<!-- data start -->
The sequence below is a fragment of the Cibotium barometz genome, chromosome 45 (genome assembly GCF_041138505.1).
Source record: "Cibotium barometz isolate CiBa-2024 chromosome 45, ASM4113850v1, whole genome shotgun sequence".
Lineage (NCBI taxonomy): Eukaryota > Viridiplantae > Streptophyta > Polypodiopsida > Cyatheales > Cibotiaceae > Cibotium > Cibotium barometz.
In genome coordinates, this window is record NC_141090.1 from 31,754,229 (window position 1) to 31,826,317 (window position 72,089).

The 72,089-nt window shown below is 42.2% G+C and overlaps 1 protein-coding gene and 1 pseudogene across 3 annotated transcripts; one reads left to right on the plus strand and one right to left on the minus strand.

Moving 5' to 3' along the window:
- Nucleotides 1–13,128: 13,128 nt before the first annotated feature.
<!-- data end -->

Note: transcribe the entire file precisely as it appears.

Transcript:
The sequence below is a fragment of the Cibotium barometz genome, chromosome 45 (genome assembly GCF_041138505.1).
Source record: "Cibotium barometz isolate CiBa-2024 chromosome 45, ASM4113850v1, whole genome shotgun sequence".
Lineage (NCBI taxonomy): Eukaryota > Viridiplantae > Streptophyta > Polypodiopsida > Cyatheales > Cibotiaceae > Cibotium > Cibotium barometz.
In genome coordinates, this window is record NC_141090.1 from 31,754,229 (window position 1) to 31,826,317 (window position 72,089).

The 72,089-nt window shown below is 42.2% G+C and overlaps 1 protein-coding gene and 1 pseudogene across 3 annotated transcripts; one reads left to right on the plus strand and one right to left on the minus strand.

Moving 5' to 3' along the window:
- Nucleotides 1–13,128: 13,128 nt before the first annotated feature.